Monday is Museums & Monuments Day at the River Houses: spend a few homeschool minutes exploring a notable cultural or historical site and broaden your homeschool horizons. Learn a new name or a new date, find a new location on a map, chat with your students about a fact or an idea of interest, and your little lesson is done.
This Thursday is the Ides of March—the famous date on which Julius Caesar was assassinated in 44 B.C.—so we’re having a kind of Julius Caesar Week here for homeschoolers.
What did Julius Caesar look like? Two of the most famous portrait-busts, believed to have been produced either during his lifetime or shortly after, are the “Tusculum Portrait” and the “Chiaramonti Caesar.” The Tusculum Portrait is housed in the Museum of Antiquities in Turin (Torino), Italy:
The “Chiaramonti Caesar,” more accomplished as a work of art but perhaps more idealized also, is housed in the Vatican’s Pio Clementio Museum:
“The face of the Dictator shows characteristic features of determination which are based on idealised traits. This individuality was probably inspired by portrait busts of Hellenistic rulers and is quite striking in images that reproduce the ultimate physiognomy of Caius Julius Caesar. This portrait bust was probably made after the Ides of March of 44 B.C., sometime between 30–20 B.C. Caesar (100–44 B.C.) was a politician, soldier and writer who profoundly changed the republican state of Rome, preparing the way for his adopted son, Octavian, to fully revolutionise the political system and set up the Empire.” (museivaticani.va)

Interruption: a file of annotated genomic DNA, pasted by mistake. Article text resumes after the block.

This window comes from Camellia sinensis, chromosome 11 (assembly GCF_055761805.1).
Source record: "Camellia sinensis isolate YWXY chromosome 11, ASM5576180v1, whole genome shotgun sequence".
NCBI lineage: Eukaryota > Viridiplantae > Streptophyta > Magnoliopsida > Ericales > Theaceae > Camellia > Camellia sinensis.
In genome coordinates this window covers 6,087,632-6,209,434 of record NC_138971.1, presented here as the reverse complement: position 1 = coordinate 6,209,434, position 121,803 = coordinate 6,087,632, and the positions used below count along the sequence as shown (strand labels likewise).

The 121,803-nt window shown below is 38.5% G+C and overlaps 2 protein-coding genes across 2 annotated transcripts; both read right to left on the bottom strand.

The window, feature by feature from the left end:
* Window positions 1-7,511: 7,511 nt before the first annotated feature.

❡ Explore more: Your River Houses history encyclopedia (riverhouses.org/books) has a beautifully illustrated overview of the life and legacy of Julius Caesar on pages 108–109, complete with a simple timeline—just the background you need for a wonderful homeschool history lesson.
What museum or historical monument have you visited with your homeschool students lately? Tell us in the comments! 😊